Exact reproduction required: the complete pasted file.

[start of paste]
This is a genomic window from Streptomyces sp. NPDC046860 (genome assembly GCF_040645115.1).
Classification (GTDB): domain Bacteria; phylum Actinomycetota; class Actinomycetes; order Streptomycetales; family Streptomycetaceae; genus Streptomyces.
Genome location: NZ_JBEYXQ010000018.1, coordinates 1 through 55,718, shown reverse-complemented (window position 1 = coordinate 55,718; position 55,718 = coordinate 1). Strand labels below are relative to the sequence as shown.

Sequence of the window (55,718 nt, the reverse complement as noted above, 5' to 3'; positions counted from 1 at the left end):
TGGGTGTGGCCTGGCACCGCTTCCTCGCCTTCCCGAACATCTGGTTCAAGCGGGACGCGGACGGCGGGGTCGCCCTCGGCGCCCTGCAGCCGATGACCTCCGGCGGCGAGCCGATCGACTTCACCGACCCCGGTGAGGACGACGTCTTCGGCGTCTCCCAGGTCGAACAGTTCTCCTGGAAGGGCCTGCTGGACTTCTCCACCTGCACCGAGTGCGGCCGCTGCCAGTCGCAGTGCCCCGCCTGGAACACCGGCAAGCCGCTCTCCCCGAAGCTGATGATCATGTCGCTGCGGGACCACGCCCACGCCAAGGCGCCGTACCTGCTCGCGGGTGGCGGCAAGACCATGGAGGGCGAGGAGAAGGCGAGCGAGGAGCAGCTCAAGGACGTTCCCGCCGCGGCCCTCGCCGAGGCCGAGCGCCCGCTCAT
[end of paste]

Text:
This is a genomic window from Streptomyces sp. NPDC046860 (genome assembly GCF_040645115.1).
Classification (GTDB): domain Bacteria; phylum Actinomycetota; class Actinomycetes; order Streptomycetales; family Streptomycetaceae; genus Streptomyces.
Genome location: NZ_JBEYXQ010000018.1, coordinates 1 through 55,718, shown reverse-complemented (window position 1 = coordinate 55,718; position 55,718 = coordinate 1). Strand labels below are relative to the sequence as shown.

Sequence of the window (55,718 nt, the reverse complement as noted above, 5' to 3'; positions counted from 1 at the left end):
TGGGTGTGGCCTGGCACCGCTTCCTCGCCTTCCCGAACATCTGGTTCAAGCGGGACGCGGACGGCGGGGTCGCCCTCGGCGCCCTGCAGCCGATGACCTCCGGCGGCGAGCCGATCGACTTCACCGACCCCGGTGAGGACGACGTCTTCGGCGTCTCCCAGGTCGAACAGTTCTCCTGGAAGGGCCTGCTGGACTTCTCCACCTGCACCGAGTGCGGCCGCTGCCAGTCGCAGTGCCCCGCCTGGAACACCGGCAAGCCGCTCTCCCCGAAGCTGATGATCATGTCGCTGCGGGACCACGCCCACGCCAAGGCGCCGTACCTGCTCGCGGGTGGCGGCAAGACCATGGAGGGCGAGGAGAAGGCGAGCGAGGAGCAGCTCAAGGACGTTCCCGCCGCGGCCCTCGCCGAGGCCGAGCGCCCGCTCAT